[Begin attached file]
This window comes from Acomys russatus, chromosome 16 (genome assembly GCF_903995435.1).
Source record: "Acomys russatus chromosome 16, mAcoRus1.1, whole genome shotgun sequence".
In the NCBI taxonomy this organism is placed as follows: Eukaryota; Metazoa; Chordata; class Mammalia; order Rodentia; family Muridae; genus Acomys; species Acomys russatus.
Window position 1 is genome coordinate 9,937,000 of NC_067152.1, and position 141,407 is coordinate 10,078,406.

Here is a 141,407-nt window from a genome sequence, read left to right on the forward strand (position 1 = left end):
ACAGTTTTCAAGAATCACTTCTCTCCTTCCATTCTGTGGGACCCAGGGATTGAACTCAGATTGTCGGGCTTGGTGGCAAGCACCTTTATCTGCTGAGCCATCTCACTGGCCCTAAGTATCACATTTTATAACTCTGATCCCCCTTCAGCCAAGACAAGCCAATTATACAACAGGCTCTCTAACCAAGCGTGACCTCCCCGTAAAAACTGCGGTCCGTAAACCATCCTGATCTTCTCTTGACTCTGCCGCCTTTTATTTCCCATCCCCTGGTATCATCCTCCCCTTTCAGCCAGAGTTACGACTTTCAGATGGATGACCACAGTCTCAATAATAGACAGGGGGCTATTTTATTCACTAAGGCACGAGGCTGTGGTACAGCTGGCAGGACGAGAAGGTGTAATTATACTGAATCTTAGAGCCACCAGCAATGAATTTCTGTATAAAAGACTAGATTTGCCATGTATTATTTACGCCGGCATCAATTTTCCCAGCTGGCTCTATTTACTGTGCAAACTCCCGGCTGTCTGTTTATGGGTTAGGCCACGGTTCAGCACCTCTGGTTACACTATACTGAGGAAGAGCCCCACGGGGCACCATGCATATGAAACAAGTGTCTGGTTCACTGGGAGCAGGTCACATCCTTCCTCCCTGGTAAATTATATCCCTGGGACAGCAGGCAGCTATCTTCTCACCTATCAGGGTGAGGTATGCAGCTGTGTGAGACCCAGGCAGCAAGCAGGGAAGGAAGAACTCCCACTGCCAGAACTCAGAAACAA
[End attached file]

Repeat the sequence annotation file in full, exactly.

This window comes from Acomys russatus, chromosome 16 (genome assembly GCF_903995435.1).
Source record: "Acomys russatus chromosome 16, mAcoRus1.1, whole genome shotgun sequence".
In the NCBI taxonomy this organism is placed as follows: Eukaryota; Metazoa; Chordata; class Mammalia; order Rodentia; family Muridae; genus Acomys; species Acomys russatus.
Window position 1 is genome coordinate 9,937,000 of NC_067152.1, and position 141,407 is coordinate 10,078,406.

Here is a 141,407-nt window from a genome sequence, read left to right on the forward strand (position 1 = left end):
ACAGTTTTCAAGAATCACTTCTCTCCTTCCATTCTGTGGGACCCAGGGATTGAACTCAGATTGTCGGGCTTGGTGGCAAGCACCTTTATCTGCTGAGCCATCTCACTGGCCCTAAGTATCACATTTTATAACTCTGATCCCCCTTCAGCCAAGACAAGCCAATTATACAACAGGCTCTCTAACCAAGCGTGACCTCCCCGTAAAAACTGCGGTCCGTAAACCATCCTGATCTTCTCTTGACTCTGCCGCCTTTTATTTCCCATCCCCTGGTATCATCCTCCCCTTTCAGCCAGAGTTACGACTTTCAGATGGATGACCACAGTCTCAATAATAGACAGGGGGCTATTTTATTCACTAAGGCACGAGGCTGTGGTACAGCTGGCAGGACGAGAAGGTGTAATTATACTGAATCTTAGAGCCACCAGCAATGAATTTCTGTATAAAAGACTAGATTTGCCATGTATTATTTACGCCGGCATCAATTTTCCCAGCTGGCTCTATTTACTGTGCAAACTCCCGGCTGTCTGTTTATGGGTTAGGCCACGGTTCAGCACCTCTGGTTACACTATACTGAGGAAGAGCCCCACGGGGCACCATGCATATGAAACAAGTGTCTGGTTCACTGGGAGCAGGTCACATCCTTCCTCCCTGGTAAATTATATCCCTGGGACAGCAGGCAGCTATCTTCTCACCTATCAGGGTGAGGTATGCAGCTGTGTGAGACCCAGGCAGCAAGCAGGGAAGGAAGAACTCCCACTGCCAGAACTCAGAAACAA